The stock market moved higher on Tuesday morning, with broad-based gains that spanned Wall Street. As of 7:30 a.m., futures on the Nasdaq Composite (^IXIC) were up half a percent, in line with other major market benchmarks and taking the near-month futures contract to 12,107.
One macroeconomic factor that has played a key role in driving uncertainty among investors is the fact that China's zero-COVID policy has weighed on economic activity in the world's second-largest economy. However, a recent policy change could finally bring some relief on that front, and it's particularly good news for a Chinese online travel portal that gave its latest earnings report late Monday.
Trip.com is cleared for takeoff
Shares of Trip.com Group (TCOM 0.90%) were up more than 15% in premarket trading on Tuesday. The move came after the travel specialist reported its financial results for the first quarter of 2022.
As expected, Trip.com had a lot of trouble during the period. With the latest resurgence of COVID-19 cases in China, net revenue was down 12% from where it was three months ago, and it came in roughly flat from where it was this time last year. Local hotel bookings saw a big increase, rising 20% year over year as many Chinese citizens resorted to staycations to scratch their vacation itch while protecting their health and complying with local regulations.
However, good signs are still ahead. Air-ticket bookings on Trip.com's global platforms were up 270% from where they were last year, as most markets in Europe and the Asia-Pacific region have eased their international travel restrictions substantially in the past 12 months. That's beneficial for Trip.com, whose revenue from transportation-related ticketing actually exceeds what it gets for accommodation reservations.
To be clear, Trip.com isn't out of the woods yet. Net losses were down by nearly half year over year, but they still amounted to roughly $155 million. Even on an adjusted basis, Trip.com still posted a modest loss.
Is China opening up?
Also driving Trip.com higher was the latest from Chinese officials on how they're handling the COVID-19 outbreak. Going forward, China will impose somewhat less stringent quarantine requirements on certain international arrivals, and that has investors around the world feeling more comfortable about the longer-term prospects for the global economy.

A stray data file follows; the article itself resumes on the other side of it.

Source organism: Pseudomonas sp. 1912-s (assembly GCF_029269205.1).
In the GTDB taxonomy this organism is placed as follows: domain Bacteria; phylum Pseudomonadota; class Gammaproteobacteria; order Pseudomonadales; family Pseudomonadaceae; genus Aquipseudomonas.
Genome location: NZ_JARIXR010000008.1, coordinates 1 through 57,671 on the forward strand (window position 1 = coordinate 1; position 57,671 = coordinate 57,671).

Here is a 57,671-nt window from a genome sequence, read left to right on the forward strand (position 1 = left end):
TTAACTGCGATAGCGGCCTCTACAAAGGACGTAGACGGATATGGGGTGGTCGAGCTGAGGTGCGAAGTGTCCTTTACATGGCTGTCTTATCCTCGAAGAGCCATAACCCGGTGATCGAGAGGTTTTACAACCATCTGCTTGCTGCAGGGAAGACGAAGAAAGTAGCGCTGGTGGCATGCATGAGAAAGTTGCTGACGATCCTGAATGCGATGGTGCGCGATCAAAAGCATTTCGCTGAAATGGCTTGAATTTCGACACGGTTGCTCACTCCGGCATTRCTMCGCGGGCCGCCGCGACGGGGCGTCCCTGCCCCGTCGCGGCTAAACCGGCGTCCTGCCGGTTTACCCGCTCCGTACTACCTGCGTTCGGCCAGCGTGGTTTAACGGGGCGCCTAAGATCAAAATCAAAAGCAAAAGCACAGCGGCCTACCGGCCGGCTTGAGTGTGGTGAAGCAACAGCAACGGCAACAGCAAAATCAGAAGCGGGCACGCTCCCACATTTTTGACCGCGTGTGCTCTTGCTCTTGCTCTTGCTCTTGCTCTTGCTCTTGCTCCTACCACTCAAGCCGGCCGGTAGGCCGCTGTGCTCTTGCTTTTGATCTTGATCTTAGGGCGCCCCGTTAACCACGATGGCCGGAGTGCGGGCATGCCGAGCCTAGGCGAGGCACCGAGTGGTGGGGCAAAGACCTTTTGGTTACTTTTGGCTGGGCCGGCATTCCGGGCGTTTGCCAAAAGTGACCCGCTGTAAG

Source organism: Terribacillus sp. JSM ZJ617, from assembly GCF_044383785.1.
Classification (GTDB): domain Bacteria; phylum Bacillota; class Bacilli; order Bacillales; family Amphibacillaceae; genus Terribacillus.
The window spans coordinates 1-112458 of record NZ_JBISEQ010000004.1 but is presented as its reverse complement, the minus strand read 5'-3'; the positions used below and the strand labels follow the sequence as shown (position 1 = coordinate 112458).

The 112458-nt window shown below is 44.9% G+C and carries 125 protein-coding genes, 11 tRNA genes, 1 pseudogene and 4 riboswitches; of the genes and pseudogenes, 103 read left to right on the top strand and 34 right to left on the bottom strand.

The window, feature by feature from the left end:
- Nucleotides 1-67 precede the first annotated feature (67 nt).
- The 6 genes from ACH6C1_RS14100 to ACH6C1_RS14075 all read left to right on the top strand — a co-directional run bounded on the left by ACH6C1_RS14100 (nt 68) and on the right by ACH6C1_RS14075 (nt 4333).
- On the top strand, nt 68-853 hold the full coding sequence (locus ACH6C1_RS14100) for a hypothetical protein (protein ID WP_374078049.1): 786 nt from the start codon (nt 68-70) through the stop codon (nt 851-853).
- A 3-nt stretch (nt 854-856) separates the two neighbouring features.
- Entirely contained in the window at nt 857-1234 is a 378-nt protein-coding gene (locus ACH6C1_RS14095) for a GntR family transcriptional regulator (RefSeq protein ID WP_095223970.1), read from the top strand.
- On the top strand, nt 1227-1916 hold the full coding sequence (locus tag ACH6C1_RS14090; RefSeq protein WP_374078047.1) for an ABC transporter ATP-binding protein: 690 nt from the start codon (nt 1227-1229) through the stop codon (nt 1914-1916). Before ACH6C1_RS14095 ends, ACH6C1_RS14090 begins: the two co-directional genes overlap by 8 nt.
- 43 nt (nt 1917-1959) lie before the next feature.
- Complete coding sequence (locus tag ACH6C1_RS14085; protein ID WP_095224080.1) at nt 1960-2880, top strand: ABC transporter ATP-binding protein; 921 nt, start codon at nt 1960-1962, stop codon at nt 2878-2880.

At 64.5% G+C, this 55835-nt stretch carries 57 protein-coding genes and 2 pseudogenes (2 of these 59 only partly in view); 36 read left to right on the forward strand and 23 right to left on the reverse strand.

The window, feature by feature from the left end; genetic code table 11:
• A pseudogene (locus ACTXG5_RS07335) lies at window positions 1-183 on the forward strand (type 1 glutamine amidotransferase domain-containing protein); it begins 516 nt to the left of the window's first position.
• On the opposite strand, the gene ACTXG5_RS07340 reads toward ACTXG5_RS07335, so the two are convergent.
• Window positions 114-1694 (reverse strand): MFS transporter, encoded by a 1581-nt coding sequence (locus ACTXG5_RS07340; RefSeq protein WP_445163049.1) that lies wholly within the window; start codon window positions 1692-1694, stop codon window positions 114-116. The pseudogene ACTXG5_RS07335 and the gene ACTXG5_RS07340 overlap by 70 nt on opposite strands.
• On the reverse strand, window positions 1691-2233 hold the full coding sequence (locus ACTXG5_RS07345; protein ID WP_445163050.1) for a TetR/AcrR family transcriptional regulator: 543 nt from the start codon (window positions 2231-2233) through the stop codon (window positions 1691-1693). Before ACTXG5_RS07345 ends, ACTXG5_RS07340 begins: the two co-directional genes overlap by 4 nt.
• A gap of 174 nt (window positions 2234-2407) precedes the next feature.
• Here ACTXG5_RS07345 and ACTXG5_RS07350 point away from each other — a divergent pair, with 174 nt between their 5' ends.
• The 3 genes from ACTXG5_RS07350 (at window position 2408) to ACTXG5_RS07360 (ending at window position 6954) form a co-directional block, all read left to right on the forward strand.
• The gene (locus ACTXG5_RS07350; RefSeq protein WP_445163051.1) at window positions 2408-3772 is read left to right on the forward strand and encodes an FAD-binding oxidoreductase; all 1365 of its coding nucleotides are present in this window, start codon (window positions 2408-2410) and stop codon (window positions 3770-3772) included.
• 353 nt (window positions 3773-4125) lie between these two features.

Those visiting China from abroad will now be allowed to enter the country after meeting a 10-day quarantine requirement. That will consist of a week of staying in an official quarantine hotel, followed by three additional days of isolation at home. That's down from the previous requirement of two weeks of hotel quarantine and an additional week of home quarantine.
Other travel stocks outside China showed much more muted reactions to the news. Trip.com competitors Booking Holdings and Expedia Group were up around 2%, while major U.S. airlines like Delta Air Lines showed similar gains in the 1% to 2% range.
The reawakening of the Chinese economy won't be all good news. As much as energy prices have risen, the gains in crude oil and other commodities haven't been as large as they might have been were it not for reduced levels of business activity within China. If Chinese industry starts to get back toward full capacity, the resulting need for energy products could exacerbate the inflationary challenges that many are facing around the world.
Nevertheless, in the long run, the global economy needs to find a new equilibrium in the wake of the pandemic and the current geopolitical situation. That won't be easy, but it will help bring some greater stability to markets and more certainty about their prospects.